Thursday, June 15, 2023

Daniel Penny, Jordan Williams & the Self-Defense Dilemma

It happened again.  Another attack in the subway resulted in one dead and another arrested.  The case is similar to that of Daniel Penny who killed Jordan Neely, however, things are very much different.  Jordan Williams, only 20, was with his girlfriend on the J train. Devictor Ouedraogo, 36 who is an ex-con was also on the same train. 

He began to attack people on the train including the young couple. Quedraogo punched Williams' girlfriend and all hell broke loose. The two men got into a scuffle. At one point, they were holding each other's head in a lock until Williams pull out a knife and stabbed Quedrago. The latter later succumbed to his injuries.  Williams and his girlfriend stayed on the train and were met with police at the Chauncey Street station. He was arrested and charged with manslaughter and criminal possession of a weapon. 

At his appearance in court today, the judge released Williams out without bail despite the Brooklyn District Attorney's office asking for a $100,000 bail. According to those present, the judge was very sympathetic to Williams telling him, "I have every reason to believe you will fight this case."  Perhaps the fact that the young man recently graduated from high school and was wearing his senior hoody sweatshirt may have had something to do with it, not to mention that the young man has no criminal record. Many witnesses spoke in defense of Williams saying he did the right thing. However, one disagreed stating "It's certainly something he didn't start or would have probably been involved in if it weren't for, you know, the guy who was killed being the aggressor," the witness said. "But you can't kill someone just because, you know, they started a fight with you." 

As expected, armchair political pundits on social media began making comparisons between the case of Penny and Neely with this new one. Some claim that it is not fair that Penny is being made out to be a murderer while the court seems more sympathetic to Williams. Others say that racism is at place. It ok over a week for Penny to be arrested and charged, but Williams was immediately arrested and charged. There does seem to be a discrepancy between the two cases. 

However, we must remember that one happened in Manhattan and the other in Brooklyn. Each county has its own District Attorney. That being stated, things will be done a bit differently. Nevertheless, the claim that Williams was immediately arrested while Penny was let go by the police is something we need to look into carefully.  In the case of Penny, he was the aggressor who came from behind and grabbed Neely as he was yelling for food and acting erratically.  Neely did not attack anyone physically. In the case of Williams, Quedraogo was attacking people physically, including Williams' girlfriend who was punched. So we see a big difference here.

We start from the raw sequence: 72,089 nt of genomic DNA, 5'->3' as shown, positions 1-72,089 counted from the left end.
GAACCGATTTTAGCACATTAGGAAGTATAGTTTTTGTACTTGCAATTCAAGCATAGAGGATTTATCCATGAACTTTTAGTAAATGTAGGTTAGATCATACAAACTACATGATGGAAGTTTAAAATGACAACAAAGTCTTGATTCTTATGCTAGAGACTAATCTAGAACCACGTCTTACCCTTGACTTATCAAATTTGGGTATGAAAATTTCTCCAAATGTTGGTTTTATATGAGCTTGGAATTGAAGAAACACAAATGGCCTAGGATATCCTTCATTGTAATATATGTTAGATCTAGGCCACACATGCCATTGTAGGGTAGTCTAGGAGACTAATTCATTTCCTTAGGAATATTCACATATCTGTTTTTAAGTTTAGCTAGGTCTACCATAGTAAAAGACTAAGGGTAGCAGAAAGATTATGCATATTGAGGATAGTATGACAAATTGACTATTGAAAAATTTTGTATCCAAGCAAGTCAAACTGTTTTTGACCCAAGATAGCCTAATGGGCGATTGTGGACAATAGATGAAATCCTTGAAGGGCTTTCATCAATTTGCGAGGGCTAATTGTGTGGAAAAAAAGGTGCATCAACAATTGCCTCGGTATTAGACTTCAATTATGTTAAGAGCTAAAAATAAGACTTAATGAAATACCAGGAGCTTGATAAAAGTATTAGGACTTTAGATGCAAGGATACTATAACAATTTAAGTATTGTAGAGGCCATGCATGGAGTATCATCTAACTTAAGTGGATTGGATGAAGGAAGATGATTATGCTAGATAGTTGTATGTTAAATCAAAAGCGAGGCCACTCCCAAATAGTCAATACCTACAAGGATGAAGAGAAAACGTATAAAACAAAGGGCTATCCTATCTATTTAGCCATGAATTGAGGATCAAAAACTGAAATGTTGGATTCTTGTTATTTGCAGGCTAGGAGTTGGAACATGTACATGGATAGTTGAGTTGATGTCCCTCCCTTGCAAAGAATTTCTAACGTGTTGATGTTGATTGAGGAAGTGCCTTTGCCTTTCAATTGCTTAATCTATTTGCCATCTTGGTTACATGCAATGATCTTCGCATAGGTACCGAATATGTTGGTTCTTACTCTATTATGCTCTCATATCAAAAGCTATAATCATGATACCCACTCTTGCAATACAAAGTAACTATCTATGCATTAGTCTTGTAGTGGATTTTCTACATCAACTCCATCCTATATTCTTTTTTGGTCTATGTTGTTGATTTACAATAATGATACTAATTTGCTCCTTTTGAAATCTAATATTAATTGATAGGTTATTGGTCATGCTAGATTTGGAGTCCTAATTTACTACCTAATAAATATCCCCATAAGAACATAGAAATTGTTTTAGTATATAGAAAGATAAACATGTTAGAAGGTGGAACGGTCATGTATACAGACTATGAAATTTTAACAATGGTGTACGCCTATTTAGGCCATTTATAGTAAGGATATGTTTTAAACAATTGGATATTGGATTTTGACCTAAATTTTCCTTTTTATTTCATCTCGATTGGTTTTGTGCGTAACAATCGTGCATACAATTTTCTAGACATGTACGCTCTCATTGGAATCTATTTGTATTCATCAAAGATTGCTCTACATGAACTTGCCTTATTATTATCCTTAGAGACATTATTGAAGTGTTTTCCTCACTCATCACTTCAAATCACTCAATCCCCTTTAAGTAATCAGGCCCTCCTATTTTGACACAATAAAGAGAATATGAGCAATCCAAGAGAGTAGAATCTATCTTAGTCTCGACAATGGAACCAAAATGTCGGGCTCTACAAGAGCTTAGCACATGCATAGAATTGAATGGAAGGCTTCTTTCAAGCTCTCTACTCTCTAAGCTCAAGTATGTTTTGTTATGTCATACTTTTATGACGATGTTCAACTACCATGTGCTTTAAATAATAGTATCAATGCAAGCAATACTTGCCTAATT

Moreover, Williams had a knife while Penny did not have a weapon.   In the case of Penny, he should have simply not gotten involved.  In fact, New Yorkers are known for ignoring things on the subway, including people who may be behaving erratically.  As for Williams, Quedraogo was the physical aggressor so the situation was different. Williams had no choice but to fight back. This man had just attacked people and punched his girlfriend.  However, he could have hit the assailant back or shoved him to the ground and fled with his girlfriend.  Stabbing the man with a knife could have been avoided. He could have used the knife to scare the assailant. The knife should only have been used if the assailant was attacking Williams to the point that Williams could not get a hit in or was incapacitated to the point that he could not retreat or fight back and stabbing him was the only option.  

Both cases have brought into the spotlight the crime problem in NYC's subway system and the fact that citizens have to fend for themselves. Citizens should not have to be put into this situation. They should be able to pay their fare and get on the subway to their destinations without issue. Moreover, it highlights the need to educate New Yorkers on how to defend themselves without catching a case. The duty to retreat clause is there, but more needs to be done to make it clear what force can be used and what constitutes self-defense in different situations. 

If not, we will continue to see these cases.  During an altercation, people are not thinking about the law or consequences. They are trying to survive.  Survival instincts kick in.  Everyone has the right to self-preservation, but the law must find a balance so that people can defend themselves and not be worried about breaking the law. There also has to be a balance that allows for people to fend off assailants without killing them and flexibility in regard to retreating.  The law cannot account for every situation, so this is why we have to reexamine these laws again and make them more flexible by clearly giving specific common situations and what to do in regard to self-defense and retreat.

UPDATE June 28, 2023

Jordan Williams was just cleared of any wrongdoing. All charges were dropped against him!

What do you think? Comment below on Disqus.  Be sure to follow the rules so your comment goes through.  


UPDATED Source June 28, 2023:

Grand jury dismisses all counts against Jordan Williams (

Charges dropped against Jordan Williams who fatally stabbed homeless man on subway - ABC7 New York (

Grand jury dismisses all counts against Jordan Williams (

Charges dismissed against man in fatal Brooklyn subway stabbing, DA says | PIX11

Brooklyn train-stabber Jordan Williams dodges manslaughter prosecution (

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